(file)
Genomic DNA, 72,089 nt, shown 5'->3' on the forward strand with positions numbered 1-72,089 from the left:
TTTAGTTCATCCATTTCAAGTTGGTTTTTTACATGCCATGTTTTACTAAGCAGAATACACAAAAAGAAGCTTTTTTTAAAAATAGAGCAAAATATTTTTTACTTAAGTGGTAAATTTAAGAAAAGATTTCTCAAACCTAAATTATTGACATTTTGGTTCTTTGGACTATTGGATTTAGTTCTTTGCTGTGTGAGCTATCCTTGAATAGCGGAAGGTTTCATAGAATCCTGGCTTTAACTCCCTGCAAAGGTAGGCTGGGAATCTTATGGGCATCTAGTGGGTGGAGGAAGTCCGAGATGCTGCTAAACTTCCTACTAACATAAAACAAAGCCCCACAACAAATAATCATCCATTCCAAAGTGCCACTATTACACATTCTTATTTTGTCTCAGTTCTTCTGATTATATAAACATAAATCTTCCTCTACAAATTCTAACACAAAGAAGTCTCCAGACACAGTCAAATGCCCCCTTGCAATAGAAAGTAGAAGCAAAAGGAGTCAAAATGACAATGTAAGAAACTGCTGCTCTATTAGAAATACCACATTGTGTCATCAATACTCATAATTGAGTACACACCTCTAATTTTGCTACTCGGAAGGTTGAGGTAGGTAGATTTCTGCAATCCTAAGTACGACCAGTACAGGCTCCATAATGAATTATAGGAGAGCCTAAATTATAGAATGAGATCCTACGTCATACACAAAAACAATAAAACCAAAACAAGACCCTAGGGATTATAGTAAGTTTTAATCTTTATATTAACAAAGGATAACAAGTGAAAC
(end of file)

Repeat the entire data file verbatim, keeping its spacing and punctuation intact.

Genomic DNA, 72,089 nt, shown 5'->3' on the forward strand with positions numbered 1-72,089 from the left:
TTTAGTTCATCCATTTCAAGTTGGTTTTTTACATGCCATGTTTTACTAAGCAGAATACACAAAAAGAAGCTTTTTTTAAAAATAGAGCAAAATATTTTTTACTTAAGTGGTAAATTTAAGAAAAGATTTCTCAAACCTAAATTATTGACATTTTGGTTCTTTGGACTATTGGATTTAGTTCTTTGCTGTGTGAGCTATCCTTGAATAGCGGAAGGTTTCATAGAATCCTGGCTTTAACTCCCTGCAAAGGTAGGCTGGGAATCTTATGGGCATCTAGTGGGTGGAGGAAGTCCGAGATGCTGCTAAACTTCCTACTAACATAAAACAAAGCCCCACAACAAATAATCATCCATTCCAAAGTGCCACTATTACACATTCTTATTTTGTCTCAGTTCTTCTGATTATATAAACATAAATCTTCCTCTACAAATTCTAACACAAAGAAGTCTCCAGACACAGTCAAATGCCCCCTTGCAATAGAAAGTAGAAGCAAAAGGAGTCAAAATGACAATGTAAGAAACTGCTGCTCTATTAGAAATACCACATTGTGTCATCAATACTCATAATTGAGTACACACCTCTAATTTTGCTACTCGGAAGGTTGAGGTAGGTAGATTTCTGCAATCCTAAGTACGACCAGTACAGGCTCCATAATGAATTATAGGAGAGCCTAAATTATAGAATGAGATCCTACGTCATACACAAAAACAATAAAACCAAAACAAGACCCTAGGGATTATAGTAAGTTTTAATCTTTATATTAACAAAGGATAACAAGTGAAAC